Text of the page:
Frequently Asked Questions
What is professional coaching?
ICF defines coaching as partnering with clients in a thought-provoking and creative process that inspires them to maximize their personal and professional potential, which is particularly important in today’s uncertain and complex environment. Coaches honor the client as the expert in his or her life and work and believe every client is creative, resourceful and whole. Standing on this foundation, the coach's responsibility is to:
- Discover, clarify, and align with what the client wants to achieve
- Encourage client self-discovery
- Elicit client-generated solutions and strategies
- Hold the client responsible and accountable
This process helps clients dramatically improve their outlook on work and life, while improving their leadership skills and unlocking their potential.
What are some typical reasons someone might work with a coach?
An individual or team might choose to work with a coach for many reasons, including but not limited to the following:
- Something urgent, compelling or exciting is at stake (a challenge, stretch goal or opportunity)
- A gap exists in knowledge, skills, confidence or resources
- A desire to accelerate results
- A lack of clarity with choices to be made
- Success has started to become problematic
- Work and life are out of balance, creating unwanted consequences
- Core strengths need to be identified, along with how best to leverage them
How can you determine if coaching is right for you?
To determine whether you or your company could benefit from coaching, start by summarizing what you would expect to accomplish in coaching. When an individual or business has a fairly clear idea of the desired outcome, a coaching partnership can be a useful tool for developing a strategy for how to achieve that outcome with greater ease.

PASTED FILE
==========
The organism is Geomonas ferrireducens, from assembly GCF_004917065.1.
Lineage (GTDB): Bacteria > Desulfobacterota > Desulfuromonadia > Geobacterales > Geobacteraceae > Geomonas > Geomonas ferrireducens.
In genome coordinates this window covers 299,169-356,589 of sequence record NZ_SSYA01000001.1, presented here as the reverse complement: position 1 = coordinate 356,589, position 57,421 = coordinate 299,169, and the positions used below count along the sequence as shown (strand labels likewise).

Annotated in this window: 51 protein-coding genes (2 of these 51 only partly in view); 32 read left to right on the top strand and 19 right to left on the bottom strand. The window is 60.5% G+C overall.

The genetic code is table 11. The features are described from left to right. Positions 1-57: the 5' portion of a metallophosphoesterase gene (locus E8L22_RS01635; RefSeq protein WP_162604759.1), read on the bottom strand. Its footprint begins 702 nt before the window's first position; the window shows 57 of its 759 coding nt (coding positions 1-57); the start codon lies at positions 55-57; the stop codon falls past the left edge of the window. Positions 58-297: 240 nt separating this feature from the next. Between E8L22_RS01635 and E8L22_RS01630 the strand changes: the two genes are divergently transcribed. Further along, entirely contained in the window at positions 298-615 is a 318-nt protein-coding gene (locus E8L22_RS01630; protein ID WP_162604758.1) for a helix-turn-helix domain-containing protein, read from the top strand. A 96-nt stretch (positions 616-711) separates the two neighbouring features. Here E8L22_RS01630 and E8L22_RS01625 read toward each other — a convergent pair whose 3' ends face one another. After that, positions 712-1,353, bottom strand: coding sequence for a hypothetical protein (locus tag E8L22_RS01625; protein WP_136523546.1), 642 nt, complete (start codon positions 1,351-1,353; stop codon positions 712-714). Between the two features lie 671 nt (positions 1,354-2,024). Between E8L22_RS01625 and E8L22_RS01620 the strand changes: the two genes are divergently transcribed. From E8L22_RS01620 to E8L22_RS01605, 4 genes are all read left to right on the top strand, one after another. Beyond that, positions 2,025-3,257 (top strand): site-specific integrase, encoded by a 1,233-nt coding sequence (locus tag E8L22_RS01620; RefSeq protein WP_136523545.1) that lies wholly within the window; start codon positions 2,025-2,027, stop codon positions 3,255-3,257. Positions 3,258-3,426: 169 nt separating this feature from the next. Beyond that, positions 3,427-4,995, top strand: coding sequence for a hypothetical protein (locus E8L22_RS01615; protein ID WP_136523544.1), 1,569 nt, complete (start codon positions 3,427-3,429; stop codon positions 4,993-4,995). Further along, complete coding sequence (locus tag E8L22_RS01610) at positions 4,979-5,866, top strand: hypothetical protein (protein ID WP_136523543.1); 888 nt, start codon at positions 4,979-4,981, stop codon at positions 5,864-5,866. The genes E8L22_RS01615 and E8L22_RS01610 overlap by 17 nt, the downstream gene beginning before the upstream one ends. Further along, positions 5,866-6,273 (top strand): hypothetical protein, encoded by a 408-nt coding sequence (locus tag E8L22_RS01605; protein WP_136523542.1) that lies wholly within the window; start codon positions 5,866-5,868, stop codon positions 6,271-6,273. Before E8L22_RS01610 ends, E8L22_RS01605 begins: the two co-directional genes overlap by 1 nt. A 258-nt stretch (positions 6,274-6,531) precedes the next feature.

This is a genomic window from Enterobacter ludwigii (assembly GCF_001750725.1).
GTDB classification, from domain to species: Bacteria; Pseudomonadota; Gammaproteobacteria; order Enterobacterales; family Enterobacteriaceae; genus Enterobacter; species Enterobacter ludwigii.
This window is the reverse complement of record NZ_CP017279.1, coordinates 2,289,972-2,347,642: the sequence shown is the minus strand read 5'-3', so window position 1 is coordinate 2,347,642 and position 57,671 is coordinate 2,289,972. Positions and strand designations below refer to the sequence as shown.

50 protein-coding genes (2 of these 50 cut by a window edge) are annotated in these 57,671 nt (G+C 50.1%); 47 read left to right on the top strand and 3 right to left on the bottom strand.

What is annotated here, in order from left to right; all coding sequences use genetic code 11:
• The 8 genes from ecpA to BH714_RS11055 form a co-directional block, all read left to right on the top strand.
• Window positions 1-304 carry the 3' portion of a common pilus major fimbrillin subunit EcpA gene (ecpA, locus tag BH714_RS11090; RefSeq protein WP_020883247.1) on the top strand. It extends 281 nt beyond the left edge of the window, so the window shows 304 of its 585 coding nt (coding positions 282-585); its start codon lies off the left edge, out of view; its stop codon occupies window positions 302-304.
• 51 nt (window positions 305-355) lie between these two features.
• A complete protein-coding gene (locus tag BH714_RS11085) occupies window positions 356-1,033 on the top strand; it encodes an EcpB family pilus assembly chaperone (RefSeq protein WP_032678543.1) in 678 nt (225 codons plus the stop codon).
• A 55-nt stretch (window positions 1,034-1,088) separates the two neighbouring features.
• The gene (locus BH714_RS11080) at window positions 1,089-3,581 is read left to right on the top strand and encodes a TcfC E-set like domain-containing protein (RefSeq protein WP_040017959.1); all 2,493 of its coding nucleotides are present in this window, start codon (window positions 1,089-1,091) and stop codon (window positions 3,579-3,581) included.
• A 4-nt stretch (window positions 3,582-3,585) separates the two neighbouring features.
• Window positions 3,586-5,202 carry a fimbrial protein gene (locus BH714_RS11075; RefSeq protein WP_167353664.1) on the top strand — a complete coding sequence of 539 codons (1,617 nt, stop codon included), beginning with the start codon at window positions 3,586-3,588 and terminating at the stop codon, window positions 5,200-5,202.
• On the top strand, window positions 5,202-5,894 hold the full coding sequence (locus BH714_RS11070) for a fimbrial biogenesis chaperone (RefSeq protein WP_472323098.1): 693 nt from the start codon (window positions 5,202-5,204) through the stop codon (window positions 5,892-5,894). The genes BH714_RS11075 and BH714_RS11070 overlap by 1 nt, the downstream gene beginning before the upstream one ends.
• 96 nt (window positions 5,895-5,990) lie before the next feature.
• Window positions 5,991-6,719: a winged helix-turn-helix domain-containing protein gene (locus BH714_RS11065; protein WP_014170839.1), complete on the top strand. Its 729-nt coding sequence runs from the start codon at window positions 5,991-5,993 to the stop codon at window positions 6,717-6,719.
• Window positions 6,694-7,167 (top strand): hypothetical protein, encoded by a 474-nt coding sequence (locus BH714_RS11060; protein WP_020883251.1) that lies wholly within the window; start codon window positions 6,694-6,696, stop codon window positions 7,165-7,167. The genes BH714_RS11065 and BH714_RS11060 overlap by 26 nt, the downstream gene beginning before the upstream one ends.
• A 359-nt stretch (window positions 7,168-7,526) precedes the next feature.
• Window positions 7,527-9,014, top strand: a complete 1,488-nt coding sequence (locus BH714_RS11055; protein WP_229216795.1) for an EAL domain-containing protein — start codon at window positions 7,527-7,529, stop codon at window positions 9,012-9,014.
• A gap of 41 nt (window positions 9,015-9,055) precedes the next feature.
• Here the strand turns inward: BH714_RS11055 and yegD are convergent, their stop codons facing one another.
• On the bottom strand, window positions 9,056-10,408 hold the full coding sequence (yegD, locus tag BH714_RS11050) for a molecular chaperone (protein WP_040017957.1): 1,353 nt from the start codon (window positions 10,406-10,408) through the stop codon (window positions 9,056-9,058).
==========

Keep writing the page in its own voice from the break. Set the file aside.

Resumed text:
Since coaching is a partnership, ask yourself whether collaboration, other viewpoints, and new perspectives are valued. Also, ask yourself whether you or your business is ready to devote the time and the energy to making real changes. If the answer is yes, then coaching may be a beneficial way to grow and develop.
How long does a coach work with an individual?
The length of a coaching partnership varies depending on the individual's or team's needs and preferences. For certain types of focused coaching, three to six months of working may work. For other types of coaching, people may find it beneficial to work with a coach for a longer period. Factors that may impact the length of time include: the types of goals, the ways individuals or teams prefer to work, the frequency of coaching meetings and financial resources available to support coaching.